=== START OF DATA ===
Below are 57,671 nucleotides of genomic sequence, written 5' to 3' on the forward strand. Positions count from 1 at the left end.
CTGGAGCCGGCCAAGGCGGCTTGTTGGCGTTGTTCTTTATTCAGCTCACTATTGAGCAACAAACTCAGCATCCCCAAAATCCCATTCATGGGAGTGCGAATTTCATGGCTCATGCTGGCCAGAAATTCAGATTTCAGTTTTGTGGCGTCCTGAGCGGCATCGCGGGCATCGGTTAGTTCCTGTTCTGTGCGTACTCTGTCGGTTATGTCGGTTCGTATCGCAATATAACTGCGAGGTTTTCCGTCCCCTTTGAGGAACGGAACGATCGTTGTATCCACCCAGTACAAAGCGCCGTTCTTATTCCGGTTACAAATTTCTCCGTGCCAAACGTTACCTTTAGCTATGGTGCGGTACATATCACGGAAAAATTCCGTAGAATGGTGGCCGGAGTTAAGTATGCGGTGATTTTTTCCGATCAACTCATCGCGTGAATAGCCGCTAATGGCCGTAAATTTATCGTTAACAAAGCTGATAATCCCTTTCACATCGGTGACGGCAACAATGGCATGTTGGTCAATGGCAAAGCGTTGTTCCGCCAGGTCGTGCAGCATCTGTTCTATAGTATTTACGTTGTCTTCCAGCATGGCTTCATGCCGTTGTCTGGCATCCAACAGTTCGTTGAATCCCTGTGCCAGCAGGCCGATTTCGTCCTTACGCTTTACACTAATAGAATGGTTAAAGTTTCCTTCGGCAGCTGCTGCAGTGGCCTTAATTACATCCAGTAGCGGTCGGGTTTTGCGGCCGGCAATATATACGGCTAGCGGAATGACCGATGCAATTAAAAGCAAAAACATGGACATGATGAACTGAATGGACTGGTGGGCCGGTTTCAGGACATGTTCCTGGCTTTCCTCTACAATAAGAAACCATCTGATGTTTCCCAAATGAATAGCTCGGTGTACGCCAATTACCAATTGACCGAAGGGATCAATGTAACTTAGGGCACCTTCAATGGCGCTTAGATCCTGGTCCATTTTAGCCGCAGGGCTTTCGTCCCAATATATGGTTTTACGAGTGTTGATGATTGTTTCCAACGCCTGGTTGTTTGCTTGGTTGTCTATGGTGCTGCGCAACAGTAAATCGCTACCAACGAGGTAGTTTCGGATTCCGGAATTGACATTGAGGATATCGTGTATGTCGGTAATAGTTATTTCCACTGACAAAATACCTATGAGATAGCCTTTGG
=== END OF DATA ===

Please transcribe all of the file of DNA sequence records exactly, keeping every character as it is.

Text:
Below are 57,671 nucleotides of genomic sequence, written 5' to 3' on the forward strand. Positions count from 1 at the left end.
CTGGAGCCGGCCAAGGCGGCTTGTTGGCGTTGTTCTTTATTCAGCTCACTATTGAGCAACAAACTCAGCATCCCCAAAATCCCATTCATGGGAGTGCGAATTTCATGGCTCATGCTGGCCAGAAATTCAGATTTCAGTTTTGTGGCGTCCTGAGCGGCATCGCGGGCATCGGTTAGTTCCTGTTCTGTGCGTACTCTGTCGGTTATGTCGGTTCGTATCGCAATATAACTGCGAGGTTTTCCGTCCCCTTTGAGGAACGGAACGATCGTTGTATCCACCCAGTACAAAGCGCCGTTCTTATTCCGGTTACAAATTTCTCCGTGCCAAACGTTACCTTTAGCTATGGTGCGGTACATATCACGGAAAAATTCCGTAGAATGGTGGCCGGAGTTAAGTATGCGGTGATTTTTTCCGATCAACTCATCGCGTGAATAGCCGCTAATGGCCGTAAATTTATCGTTAACAAAGCTGATAATCCCTTTCACATCGGTGACGGCAACAATGGCATGTTGGTCAATGGCAAAGCGTTGTTCCGCCAGGTCGTGCAGCATCTGTTCTATAGTATTTACGTTGTCTTCCAGCATGGCTTCATGCCGTTGTCTGGCATCCAACAGTTCGTTGAATCCCTGTGCCAGCAGGCCGATTTCGTCCTTACGCTTTACACTAATAGAATGGTTAAAGTTTCCTTCGGCAGCTGCTGCAGTGGCCTTAATTACATCCAGTAGCGGTCGGGTTTTGCGGCCGGCAATATATACGGCTAGCGGAATGACCGATGCAATTAAAAGCAAAAACATGGACATGATGAACTGAATGGACTGGTGGGCCGGTTTCAGGACATGTTCCTGGCTTTCCTCTACAATAAGAAACCATCTGATGTTTCCCAAATGAATAGCTCGGTGTACGCCAATTACCAATTGACCGAAGGGATCAATGTAACTTAGGGCACCTTCAATGGCGCTTAGATCCTGGTCCATTTTAGCCGCAGGGCTTTCGTCCCAATATATGGTTTTACGAGTGTTGATGATTGTTTCCAACGCCTGGTTGTTTGCTTGGTTGTCTATGGTGCTGCGCAACAGTAAATCGCTACCAACGAGGTAGTTTCGGATTCCGGAATTGACATTGAGGATATCGTGTATGTCGGTAATAGTTATTTCCACTGACAAAATACCTATGAGATAGCCTTTGG